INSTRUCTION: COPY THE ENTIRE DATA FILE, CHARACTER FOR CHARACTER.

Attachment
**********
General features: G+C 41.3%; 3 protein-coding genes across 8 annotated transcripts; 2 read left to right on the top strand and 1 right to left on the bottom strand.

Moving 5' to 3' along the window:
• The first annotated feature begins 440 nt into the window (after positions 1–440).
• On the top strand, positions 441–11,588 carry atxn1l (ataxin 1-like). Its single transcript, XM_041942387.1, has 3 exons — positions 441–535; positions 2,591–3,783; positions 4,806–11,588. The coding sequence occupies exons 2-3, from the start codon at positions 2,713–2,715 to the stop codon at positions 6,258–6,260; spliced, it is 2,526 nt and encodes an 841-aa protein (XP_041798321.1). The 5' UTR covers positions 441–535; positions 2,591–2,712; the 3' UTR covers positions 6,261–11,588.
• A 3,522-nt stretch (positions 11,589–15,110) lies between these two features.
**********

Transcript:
General features: G+C 41.3%; 3 protein-coding genes across 8 annotated transcripts; 2 read left to right on the top strand and 1 right to left on the bottom strand.

Moving 5' to 3' along the window:
• The first annotated feature begins 440 nt into the window (after positions 1–440).
• On the top strand, positions 441–11,588 carry atxn1l (ataxin 1-like). Its single transcript, XM_041942387.1, has 3 exons — positions 441–535; positions 2,591–3,783; positions 4,806–11,588. The coding sequence occupies exons 2-3, from the start codon at positions 2,713–2,715 to the stop codon at positions 6,258–6,260; spliced, it is 2,526 nt and encodes an 841-aa protein (XP_041798321.1). The 5' UTR covers positions 441–535; positions 2,591–2,712; the 3' UTR covers positions 6,261–11,588.
• A 3,522-nt stretch (positions 11,589–15,110) lies between these two features.